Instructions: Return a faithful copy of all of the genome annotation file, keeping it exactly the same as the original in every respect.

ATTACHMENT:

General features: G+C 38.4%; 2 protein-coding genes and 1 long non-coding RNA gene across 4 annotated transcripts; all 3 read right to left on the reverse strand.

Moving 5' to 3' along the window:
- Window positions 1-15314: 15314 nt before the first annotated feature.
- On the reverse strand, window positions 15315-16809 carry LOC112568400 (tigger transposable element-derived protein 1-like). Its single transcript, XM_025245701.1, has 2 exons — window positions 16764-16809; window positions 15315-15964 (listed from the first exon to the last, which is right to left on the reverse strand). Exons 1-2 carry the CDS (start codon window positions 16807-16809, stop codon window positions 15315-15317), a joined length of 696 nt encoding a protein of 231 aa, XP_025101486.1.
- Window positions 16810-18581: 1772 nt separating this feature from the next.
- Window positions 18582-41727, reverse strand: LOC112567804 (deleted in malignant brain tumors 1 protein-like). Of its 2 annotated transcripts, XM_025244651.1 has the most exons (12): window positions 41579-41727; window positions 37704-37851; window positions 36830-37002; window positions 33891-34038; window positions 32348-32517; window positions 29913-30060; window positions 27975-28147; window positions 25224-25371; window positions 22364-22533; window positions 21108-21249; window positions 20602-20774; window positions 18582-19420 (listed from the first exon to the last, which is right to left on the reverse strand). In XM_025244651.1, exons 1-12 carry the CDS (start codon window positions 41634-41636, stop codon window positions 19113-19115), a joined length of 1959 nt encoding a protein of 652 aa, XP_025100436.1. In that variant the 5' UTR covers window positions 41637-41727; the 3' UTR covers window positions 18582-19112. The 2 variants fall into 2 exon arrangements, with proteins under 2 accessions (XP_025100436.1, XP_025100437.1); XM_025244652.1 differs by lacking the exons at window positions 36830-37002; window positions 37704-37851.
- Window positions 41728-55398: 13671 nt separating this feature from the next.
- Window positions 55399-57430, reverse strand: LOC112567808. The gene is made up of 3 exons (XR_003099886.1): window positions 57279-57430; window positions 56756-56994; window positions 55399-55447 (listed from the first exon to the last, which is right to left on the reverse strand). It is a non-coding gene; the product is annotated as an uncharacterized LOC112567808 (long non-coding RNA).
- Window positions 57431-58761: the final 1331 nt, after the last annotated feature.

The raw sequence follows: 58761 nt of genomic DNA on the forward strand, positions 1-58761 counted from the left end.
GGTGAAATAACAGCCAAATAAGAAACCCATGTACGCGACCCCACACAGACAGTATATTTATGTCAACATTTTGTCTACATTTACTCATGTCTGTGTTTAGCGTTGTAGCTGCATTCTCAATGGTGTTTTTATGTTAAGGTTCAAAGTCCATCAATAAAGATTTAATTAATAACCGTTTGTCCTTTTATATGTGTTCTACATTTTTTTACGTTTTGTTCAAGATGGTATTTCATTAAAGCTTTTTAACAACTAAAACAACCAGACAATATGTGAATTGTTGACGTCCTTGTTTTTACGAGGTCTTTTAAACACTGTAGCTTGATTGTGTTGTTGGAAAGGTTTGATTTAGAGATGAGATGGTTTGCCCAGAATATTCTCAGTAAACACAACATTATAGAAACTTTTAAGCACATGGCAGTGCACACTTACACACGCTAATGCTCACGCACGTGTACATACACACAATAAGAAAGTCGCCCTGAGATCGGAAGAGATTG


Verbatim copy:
General features: G+C 38.4%; 2 protein-coding genes and 1 long non-coding RNA gene across 4 annotated transcripts; all 3 read right to left on the reverse strand.

Moving 5' to 3' along the window:
- Window positions 1-15314: 15314 nt before the first annotated feature.
- On the reverse strand, window positions 15315-16809 carry LOC112568400 (tigger transposable element-derived protein 1-like). Its single transcript, XM_025245701.1, has 2 exons — window positions 16764-16809; window positions 15315-15964 (listed from the first exon to the last, which is right to left on the reverse strand). Exons 1-2 carry the CDS (start codon window positions 16807-16809, stop codon window positions 15315-15317), a joined length of 696 nt encoding a protein of 231 aa, XP_025101486.1.
- Window positions 16810-18581: 1772 nt separating this feature from the next.
- Window positions 18582-41727, reverse strand: LOC112567804 (deleted in malignant brain tumors 1 protein-like). Of its 2 annotated transcripts, XM_025244651.1 has the most exons (12): window positions 41579-41727; window positions 37704-37851; window positions 36830-37002; window positions 33891-34038; window positions 32348-32517; window positions 29913-30060; window positions 27975-28147; window positions 25224-25371; window positions 22364-22533; window positions 21108-21249; window positions 20602-20774; window positions 18582-19420 (listed from the first exon to the last, which is right to left on the reverse strand). In XM_025244651.1, exons 1-12 carry the CDS (start codon window positions 41634-41636, stop codon window positions 19113-19115), a joined length of 1959 nt encoding a protein of 652 aa, XP_025100436.1. In that variant the 5' UTR covers window positions 41637-41727; the 3' UTR covers window positions 18582-19112. The 2 variants fall into 2 exon arrangements, with proteins under 2 accessions (XP_025100436.1, XP_025100437.1); XM_025244652.1 differs by lacking the exons at window positions 36830-37002; window positions 37704-37851.
- Window positions 41728-55398: 13671 nt separating this feature from the next.
- Window positions 55399-57430, reverse strand: LOC112567808. The gene is made up of 3 exons (XR_003099886.1): window positions 57279-57430; window positions 56756-56994; window positions 55399-55447 (listed from the first exon to the last, which is right to left on the reverse strand). It is a non-coding gene; the product is annotated as an uncharacterized LOC112567808 (long non-coding RNA).
- Window positions 57431-58761: the final 1331 nt, after the last annotated feature.

The raw sequence follows: 58761 nt of genomic DNA on the forward strand, positions 1-58761 counted from the left end.
GGTGAAATAACAGCCAAATAAGAAACCCATGTACGCGACCCCACACAGACAGTATATTTATGTCAACATTTTGTCTACATTTACTCATGTCTGTGTTTAGCGTTGTAGCTGCATTCTCAATGGTGTTTTTATGTTAAGGTTCAAAGTCCATCAATAAAGATTTAATTAATAACCGTTTGTCCTTTTATATGTGTTCTACATTTTTTTACGTTTTGTTCAAGATGGTATTTCATTAAAGCTTTTTAACAACTAAAACAACCAGACAATATGTGAATTGTTGACGTCCTTGTTTTTACGAGGTCTTTTAAACACTGTAGCTTGATTGTGTTGTTGGAAAGGTTTGATTTAGAGATGAGATGGTTTGCCCAGAATATTCTCAGTAAACACAACATTATAGAAACTTTTAAGCACATGGCAGTGCACACTTACACACGCTAATGCTCACGCACGTGTACATACACACAATAAGAAAGTCGCCCTGAGATCGGAAGAGATTG